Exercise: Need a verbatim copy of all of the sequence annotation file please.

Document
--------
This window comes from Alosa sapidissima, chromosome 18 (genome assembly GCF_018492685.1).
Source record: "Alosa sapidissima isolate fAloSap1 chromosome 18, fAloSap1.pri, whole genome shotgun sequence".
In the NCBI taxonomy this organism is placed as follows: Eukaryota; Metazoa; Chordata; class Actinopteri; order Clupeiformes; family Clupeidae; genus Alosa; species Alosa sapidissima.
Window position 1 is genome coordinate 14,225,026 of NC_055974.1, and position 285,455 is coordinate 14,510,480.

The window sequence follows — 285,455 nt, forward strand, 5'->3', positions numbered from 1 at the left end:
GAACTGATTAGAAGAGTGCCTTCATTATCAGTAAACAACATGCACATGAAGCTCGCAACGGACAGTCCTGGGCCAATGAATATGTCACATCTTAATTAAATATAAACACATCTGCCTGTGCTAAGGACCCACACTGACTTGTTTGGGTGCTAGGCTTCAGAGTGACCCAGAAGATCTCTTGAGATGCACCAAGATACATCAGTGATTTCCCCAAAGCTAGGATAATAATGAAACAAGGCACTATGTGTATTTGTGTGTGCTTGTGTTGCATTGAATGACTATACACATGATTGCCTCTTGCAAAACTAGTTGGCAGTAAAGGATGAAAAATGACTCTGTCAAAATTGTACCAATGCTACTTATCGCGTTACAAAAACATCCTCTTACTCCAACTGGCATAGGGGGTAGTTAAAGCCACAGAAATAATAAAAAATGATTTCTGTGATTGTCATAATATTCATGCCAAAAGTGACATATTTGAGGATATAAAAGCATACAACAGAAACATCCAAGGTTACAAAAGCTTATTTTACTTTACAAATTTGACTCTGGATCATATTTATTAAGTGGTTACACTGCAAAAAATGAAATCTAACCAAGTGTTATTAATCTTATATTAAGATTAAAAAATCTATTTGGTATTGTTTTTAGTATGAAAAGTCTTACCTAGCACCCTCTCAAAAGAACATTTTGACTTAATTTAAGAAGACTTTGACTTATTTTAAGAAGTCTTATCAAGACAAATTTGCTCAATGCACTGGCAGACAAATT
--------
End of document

This window comes from Alosa sapidissima, chromosome 18 (genome assembly GCF_018492685.1).
Source record: "Alosa sapidissima isolate fAloSap1 chromosome 18, fAloSap1.pri, whole genome shotgun sequence".
In the NCBI taxonomy this organism is placed as follows: Eukaryota; Metazoa; Chordata; class Actinopteri; order Clupeiformes; family Clupeidae; genus Alosa; species Alosa sapidissima.
Window position 1 is genome coordinate 14,225,026 of NC_055974.1, and position 285,455 is coordinate 14,510,480.

The window sequence follows — 285,455 nt, forward strand, 5'->3', positions numbered from 1 at the left end:
GAACTGATTAGAAGAGTGCCTTCATTATCAGTAAACAACATGCACATGAAGCTCGCAACGGACAGTCCTGGGCCAATGAATATGTCACATCTTAATTAAATATAAACACATCTGCCTGTGCTAAGGACCCACACTGACTTGTTTGGGTGCTAGGCTTCAGAGTGACCCAGAAGATCTCTTGAGATGCACCAAGATACATCAGTGATTTCCCCAAAGCTAGGATAATAATGAAACAAGGCACTATGTGTATTTGTGTGTGCTTGTGTTGCATTGAATGACTATACACATGATTGCCTCTTGCAAAACTAGTTGGCAGTAAAGGATGAAAAATGACTCTGTCAAAATTGTACCAATGCTACTTATCGCGTTACAAAAACATCCTCTTACTCCAACTGGCATAGGGGGTAGTTAAAGCCACAGAAATAATAAAAAATGATTTCTGTGATTGTCATAATATTCATGCCAAAAGTGACATATTTGAGGATATAAAAGCATACAACAGAAACATCCAAGGTTACAAAAGCTTATTTTACTTTACAAATTTGACTCTGGATCATATTTATTAAGTGGTTACACTGCAAAAAATGAAATCTAACCAAGTGTTATTAATCTTATATTAAGATTAAAAAATCTATTTGGTATTGTTTTTAGTATGAAAAGTCTTACCTAGCACCCTCTCAAAAGAACATTTTGACTTAATTTAAGAAGACTTTGACTTATTTTAAGAAGTCTTATCAAGACAAATTTGCTCAATGCACTGGCAGACAAATT